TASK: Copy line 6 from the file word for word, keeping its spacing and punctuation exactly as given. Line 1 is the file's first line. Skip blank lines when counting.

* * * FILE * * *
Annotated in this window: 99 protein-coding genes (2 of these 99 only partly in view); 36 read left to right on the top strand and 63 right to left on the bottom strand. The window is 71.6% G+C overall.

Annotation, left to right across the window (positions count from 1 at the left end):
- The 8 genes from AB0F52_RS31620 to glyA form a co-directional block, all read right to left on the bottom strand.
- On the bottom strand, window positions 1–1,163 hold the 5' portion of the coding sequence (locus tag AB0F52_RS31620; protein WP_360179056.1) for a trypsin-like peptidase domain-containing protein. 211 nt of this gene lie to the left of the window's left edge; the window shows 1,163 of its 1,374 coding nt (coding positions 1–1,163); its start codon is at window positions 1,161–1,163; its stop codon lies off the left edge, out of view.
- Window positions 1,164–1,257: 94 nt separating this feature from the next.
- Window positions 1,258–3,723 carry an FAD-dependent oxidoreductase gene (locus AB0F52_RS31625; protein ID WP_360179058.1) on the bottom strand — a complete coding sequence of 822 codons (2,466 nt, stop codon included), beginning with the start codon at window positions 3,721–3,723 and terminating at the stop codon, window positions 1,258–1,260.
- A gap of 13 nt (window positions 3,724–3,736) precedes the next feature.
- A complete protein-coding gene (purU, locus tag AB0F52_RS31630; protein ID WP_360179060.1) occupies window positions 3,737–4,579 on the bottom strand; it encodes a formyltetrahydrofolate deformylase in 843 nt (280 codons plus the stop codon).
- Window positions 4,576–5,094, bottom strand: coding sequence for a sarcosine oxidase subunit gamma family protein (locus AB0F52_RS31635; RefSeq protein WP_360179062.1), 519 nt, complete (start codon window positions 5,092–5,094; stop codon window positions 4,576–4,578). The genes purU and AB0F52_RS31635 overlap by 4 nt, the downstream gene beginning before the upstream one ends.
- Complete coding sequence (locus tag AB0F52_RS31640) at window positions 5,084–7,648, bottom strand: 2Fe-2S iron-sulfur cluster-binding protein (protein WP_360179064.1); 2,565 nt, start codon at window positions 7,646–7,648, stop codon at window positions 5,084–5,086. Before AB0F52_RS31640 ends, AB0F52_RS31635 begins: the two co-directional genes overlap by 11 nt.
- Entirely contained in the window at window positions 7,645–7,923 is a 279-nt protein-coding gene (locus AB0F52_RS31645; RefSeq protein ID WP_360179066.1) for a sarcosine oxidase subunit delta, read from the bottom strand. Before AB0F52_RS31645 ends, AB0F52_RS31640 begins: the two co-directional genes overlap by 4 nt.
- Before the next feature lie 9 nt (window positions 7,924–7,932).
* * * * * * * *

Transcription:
- Window positions 1,258–3,723 carry an FAD-dependent oxidoreductase gene (locus AB0F52_RS31625; protein ID WP_360179058.1) on the bottom strand — a complete coding sequence of 822 codons (2,466 nt, stop codon included), beginning with the start codon at window positions 3,721–3,723 and terminating at the stop codon, window positions 1,258–1,260.